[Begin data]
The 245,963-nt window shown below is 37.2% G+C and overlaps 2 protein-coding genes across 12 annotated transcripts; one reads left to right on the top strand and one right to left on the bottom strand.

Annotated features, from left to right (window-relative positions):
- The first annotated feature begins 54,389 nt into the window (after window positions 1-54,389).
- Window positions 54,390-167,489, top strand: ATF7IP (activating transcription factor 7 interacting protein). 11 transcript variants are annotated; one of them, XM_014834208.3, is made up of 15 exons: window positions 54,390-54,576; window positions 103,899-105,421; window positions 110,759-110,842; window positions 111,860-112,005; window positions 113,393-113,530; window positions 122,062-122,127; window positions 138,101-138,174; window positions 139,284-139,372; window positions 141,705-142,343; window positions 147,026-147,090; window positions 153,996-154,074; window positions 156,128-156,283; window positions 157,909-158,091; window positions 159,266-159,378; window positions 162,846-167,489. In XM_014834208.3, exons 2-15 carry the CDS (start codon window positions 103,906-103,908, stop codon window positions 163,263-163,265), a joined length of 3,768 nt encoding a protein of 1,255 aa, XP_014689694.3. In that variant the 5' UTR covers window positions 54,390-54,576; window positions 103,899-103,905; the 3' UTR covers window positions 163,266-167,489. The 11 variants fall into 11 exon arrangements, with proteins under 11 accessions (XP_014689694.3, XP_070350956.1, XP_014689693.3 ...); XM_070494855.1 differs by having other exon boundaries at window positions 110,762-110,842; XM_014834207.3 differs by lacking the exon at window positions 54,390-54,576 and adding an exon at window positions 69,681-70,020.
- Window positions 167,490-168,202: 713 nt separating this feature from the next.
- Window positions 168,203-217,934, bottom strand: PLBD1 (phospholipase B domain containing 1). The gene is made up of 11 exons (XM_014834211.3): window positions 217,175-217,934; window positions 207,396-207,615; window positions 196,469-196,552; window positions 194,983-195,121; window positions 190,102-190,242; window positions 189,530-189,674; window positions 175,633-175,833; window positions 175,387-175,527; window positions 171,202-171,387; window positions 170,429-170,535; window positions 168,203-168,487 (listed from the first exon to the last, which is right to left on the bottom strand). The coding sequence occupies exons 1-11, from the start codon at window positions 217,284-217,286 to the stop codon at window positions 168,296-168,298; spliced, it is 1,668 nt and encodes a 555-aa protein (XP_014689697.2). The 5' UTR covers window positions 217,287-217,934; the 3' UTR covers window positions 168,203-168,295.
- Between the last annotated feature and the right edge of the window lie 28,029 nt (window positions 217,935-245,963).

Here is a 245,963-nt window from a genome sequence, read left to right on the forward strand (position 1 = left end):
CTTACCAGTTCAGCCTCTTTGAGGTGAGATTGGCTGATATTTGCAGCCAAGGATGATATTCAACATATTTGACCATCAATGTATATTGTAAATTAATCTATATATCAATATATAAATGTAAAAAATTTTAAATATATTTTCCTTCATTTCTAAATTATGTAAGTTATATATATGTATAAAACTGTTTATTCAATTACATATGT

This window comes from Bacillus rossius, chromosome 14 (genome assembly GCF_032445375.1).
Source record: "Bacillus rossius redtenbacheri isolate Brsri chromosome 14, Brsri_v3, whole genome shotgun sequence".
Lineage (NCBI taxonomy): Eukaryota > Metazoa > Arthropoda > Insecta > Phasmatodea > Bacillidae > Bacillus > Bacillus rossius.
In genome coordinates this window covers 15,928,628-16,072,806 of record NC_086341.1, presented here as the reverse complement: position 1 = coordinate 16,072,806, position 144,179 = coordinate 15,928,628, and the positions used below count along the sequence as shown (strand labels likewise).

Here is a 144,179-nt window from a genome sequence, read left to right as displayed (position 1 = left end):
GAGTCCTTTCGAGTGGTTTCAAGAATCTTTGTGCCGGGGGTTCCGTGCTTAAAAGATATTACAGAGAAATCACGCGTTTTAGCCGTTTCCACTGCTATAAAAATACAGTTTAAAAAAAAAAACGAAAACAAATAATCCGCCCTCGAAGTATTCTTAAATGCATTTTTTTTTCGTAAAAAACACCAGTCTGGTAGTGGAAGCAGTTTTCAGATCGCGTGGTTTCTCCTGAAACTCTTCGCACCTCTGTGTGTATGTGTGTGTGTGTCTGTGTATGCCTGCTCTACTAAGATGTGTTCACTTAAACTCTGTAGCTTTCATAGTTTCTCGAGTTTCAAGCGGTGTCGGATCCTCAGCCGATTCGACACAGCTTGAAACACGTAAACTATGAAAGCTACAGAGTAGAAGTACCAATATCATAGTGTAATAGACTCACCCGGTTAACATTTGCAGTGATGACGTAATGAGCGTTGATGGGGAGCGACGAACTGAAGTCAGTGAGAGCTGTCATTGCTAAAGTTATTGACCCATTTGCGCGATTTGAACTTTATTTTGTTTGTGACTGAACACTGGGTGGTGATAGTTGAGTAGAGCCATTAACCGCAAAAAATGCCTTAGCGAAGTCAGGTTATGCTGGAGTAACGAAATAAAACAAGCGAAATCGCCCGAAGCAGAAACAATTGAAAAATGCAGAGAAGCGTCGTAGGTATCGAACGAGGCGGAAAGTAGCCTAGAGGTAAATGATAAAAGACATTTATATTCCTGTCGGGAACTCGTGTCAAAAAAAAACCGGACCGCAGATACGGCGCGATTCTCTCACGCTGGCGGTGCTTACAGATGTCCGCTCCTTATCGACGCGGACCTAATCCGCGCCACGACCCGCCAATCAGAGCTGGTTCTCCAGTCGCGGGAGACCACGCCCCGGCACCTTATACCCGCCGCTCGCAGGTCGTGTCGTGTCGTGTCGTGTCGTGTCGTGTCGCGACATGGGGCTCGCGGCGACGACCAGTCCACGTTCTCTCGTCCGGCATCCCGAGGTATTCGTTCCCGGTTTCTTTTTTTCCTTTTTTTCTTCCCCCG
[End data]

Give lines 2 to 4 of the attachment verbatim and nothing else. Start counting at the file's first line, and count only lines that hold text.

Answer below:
Annotated features, from left to right (window-relative positions):
- The first annotated feature begins 54,389 nt into the window (after window positions 1-54,389).
- Window positions 54,390-167,489, top strand: ATF7IP (activating transcription factor 7 interacting protein). 11 transcript variants are annotated; one of them, XM_014834208.3, is made up of 15 exons: window positions 54,390-54,576; window positions 103,899-105,421; window positions 110,759-110,842; window positions 111,860-112,005; window positions 113,393-113,530; window positions 122,062-122,127; window positions 138,101-138,174; window positions 139,284-139,372; window positions 141,705-142,343; window positions 147,026-147,090; window positions 153,996-154,074; window positions 156,128-156,283; window positions 157,909-158,091; window positions 159,266-159,378; window positions 162,846-167,489. In XM_014834208.3, exons 2-15 carry the CDS (start codon window positions 103,906-103,908, stop codon window positions 163,263-163,265), a joined length of 3,768 nt encoding a protein of 1,255 aa, XP_014689694.3. In that variant the 5' UTR covers window positions 54,390-54,576; window positions 103,899-103,905; the 3' UTR covers window positions 163,266-167,489. The 11 variants fall into 11 exon arrangements, with proteins under 11 accessions (XP_014689694.3, XP_070350956.1, XP_014689693.3 ...); XM_070494855.1 differs by having other exon boundaries at window positions 110,762-110,842; XM_014834207.3 differs by lacking the exon at window positions 54,390-54,576 and adding an exon at window positions 69,681-70,020.